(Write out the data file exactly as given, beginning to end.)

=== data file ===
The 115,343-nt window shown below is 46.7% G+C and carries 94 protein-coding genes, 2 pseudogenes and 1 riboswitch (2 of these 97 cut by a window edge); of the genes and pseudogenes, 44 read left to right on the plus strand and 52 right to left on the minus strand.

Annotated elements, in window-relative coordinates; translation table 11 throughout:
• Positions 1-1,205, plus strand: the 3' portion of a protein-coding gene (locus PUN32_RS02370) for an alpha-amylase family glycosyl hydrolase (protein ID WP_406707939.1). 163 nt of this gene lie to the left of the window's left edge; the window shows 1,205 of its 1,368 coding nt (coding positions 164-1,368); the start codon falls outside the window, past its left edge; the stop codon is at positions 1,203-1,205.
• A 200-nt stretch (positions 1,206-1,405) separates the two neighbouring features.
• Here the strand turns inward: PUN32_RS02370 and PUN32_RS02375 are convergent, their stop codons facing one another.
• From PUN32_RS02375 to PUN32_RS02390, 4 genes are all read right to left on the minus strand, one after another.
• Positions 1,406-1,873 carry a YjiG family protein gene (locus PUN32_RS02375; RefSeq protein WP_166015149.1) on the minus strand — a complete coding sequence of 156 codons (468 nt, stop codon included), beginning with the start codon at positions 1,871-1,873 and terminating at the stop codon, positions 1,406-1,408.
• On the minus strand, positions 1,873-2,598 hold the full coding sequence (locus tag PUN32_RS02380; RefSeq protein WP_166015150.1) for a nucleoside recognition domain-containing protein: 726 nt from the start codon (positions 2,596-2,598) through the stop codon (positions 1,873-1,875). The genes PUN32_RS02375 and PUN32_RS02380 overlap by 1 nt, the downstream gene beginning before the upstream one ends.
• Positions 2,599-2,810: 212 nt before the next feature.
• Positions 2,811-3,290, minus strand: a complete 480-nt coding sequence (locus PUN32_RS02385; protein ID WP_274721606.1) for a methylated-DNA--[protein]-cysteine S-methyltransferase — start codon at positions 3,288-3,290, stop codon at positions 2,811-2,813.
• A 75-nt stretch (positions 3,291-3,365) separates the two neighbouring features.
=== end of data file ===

The 115,343-nt window shown below is 46.7% G+C and carries 94 protein-coding genes, 2 pseudogenes and 1 riboswitch (2 of these 97 cut by a window edge); of the genes and pseudogenes, 44 read left to right on the plus strand and 52 right to left on the minus strand.

Annotated elements, in window-relative coordinates; translation table 11 throughout:
• Positions 1-1,205, plus strand: the 3' portion of a protein-coding gene (locus PUN32_RS02370) for an alpha-amylase family glycosyl hydrolase (protein ID WP_406707939.1). 163 nt of this gene lie to the left of the window's left edge; the window shows 1,205 of its 1,368 coding nt (coding positions 164-1,368); the start codon falls outside the window, past its left edge; the stop codon is at positions 1,203-1,205.
• A 200-nt stretch (positions 1,206-1,405) separates the two neighbouring features.
• Here the strand turns inward: PUN32_RS02370 and PUN32_RS02375 are convergent, their stop codons facing one another.
• From PUN32_RS02375 to PUN32_RS02390, 4 genes are all read right to left on the minus strand, one after another.
• Positions 1,406-1,873 carry a YjiG family protein gene (locus PUN32_RS02375; RefSeq protein WP_166015149.1) on the minus strand — a complete coding sequence of 156 codons (468 nt, stop codon included), beginning with the start codon at positions 1,871-1,873 and terminating at the stop codon, positions 1,406-1,408.
• On the minus strand, positions 1,873-2,598 hold the full coding sequence (locus tag PUN32_RS02380; RefSeq protein WP_166015150.1) for a nucleoside recognition domain-containing protein: 726 nt from the start codon (positions 2,596-2,598) through the stop codon (positions 1,873-1,875). The genes PUN32_RS02375 and PUN32_RS02380 overlap by 1 nt, the downstream gene beginning before the upstream one ends.
• Positions 2,599-2,810: 212 nt before the next feature.
• Positions 2,811-3,290, minus strand: a complete 480-nt coding sequence (locus PUN32_RS02385; protein ID WP_274721606.1) for a methylated-DNA--[protein]-cysteine S-methyltransferase — start codon at positions 3,288-3,290, stop codon at positions 2,811-2,813.
• A 75-nt stretch (positions 3,291-3,365) separates the two neighbouring features.